And a more teaserish cite from the same research group: Biophysical principles of choanoflagellate self-organization.

  57. Willard says:

    > Seems I can’t comment at Roy’s anymore

    An update. I emailed Roy yesterday, and today my comments are getting through.

  58. Dave_Geologist says:

    Thinking about the animal/not-animal question also brings another thought about how the general public responds when they see into the science-making sausage factory.

    Some people are happy with uncertainty and shades of grey and everything-is-provisional. Most working scientists (as opposed, say, to science teachers) have no choice. It’s their bread and butter. Whereas at school you’re taught about scientific laws as if they were religious tracts. You’ve seen the map, and think you know the territory. You think the map is normal, and on those rare occasions when you see the territory, you think it’s not-normal or post-normal.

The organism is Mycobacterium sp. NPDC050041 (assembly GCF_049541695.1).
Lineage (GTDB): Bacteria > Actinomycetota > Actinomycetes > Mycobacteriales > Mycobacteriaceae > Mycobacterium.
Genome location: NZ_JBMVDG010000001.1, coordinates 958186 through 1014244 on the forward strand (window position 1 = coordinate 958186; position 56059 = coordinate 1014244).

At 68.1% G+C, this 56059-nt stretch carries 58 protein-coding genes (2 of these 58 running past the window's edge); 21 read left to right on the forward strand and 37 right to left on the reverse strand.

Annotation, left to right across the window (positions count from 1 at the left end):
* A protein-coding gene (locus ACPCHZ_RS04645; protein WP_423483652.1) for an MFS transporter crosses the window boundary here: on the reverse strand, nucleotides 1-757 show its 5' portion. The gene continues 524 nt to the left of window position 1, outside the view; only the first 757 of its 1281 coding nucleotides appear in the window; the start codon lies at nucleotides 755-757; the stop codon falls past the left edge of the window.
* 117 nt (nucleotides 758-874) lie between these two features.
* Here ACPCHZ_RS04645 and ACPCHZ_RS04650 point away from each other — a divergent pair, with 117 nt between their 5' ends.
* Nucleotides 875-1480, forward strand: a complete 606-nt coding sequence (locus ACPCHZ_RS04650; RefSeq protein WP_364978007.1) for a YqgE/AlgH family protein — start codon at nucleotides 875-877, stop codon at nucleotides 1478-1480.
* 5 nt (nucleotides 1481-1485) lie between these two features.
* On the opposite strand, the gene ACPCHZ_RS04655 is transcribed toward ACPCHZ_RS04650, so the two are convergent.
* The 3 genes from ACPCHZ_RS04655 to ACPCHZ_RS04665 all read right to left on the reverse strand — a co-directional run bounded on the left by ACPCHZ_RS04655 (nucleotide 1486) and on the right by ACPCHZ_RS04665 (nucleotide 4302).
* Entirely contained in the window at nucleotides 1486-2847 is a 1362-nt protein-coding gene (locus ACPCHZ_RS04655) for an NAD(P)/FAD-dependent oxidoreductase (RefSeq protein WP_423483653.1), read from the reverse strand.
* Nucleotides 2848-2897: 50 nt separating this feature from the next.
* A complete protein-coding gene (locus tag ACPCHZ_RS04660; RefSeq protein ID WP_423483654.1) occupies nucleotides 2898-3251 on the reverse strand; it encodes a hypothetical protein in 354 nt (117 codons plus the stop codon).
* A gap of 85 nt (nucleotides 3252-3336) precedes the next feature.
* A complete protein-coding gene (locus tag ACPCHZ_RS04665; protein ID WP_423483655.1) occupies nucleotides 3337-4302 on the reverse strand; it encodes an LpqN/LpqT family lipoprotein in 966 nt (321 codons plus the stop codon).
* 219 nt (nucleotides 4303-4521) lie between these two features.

I take a palaeontologist’s view of species and order boundaries. Everything is gradational. At no time did a homo erectus give birth to a homo habilis, or a homo habilis to a homo sapiens. Each child looked like its mother and belonged to the same species as its mother. There are no sharp boundaries outside of book-keeping and pigeon-holing. Look at it cladistically. Ignore the etymology of Metazoa and call it the group which includes Bilateria, Cnidaria, Placozoa, Ctenophora and Porifera. All of them are things we’d call animals. The next group up is the Choanozoa, which adds in Choanoflagellatea, which includes some free-swimming stomachs which are also animals. And maybe the everting bowls are too*. Animals becomes a paraphyletic group, like winged creatures or swimming creatures or tool-using creatures.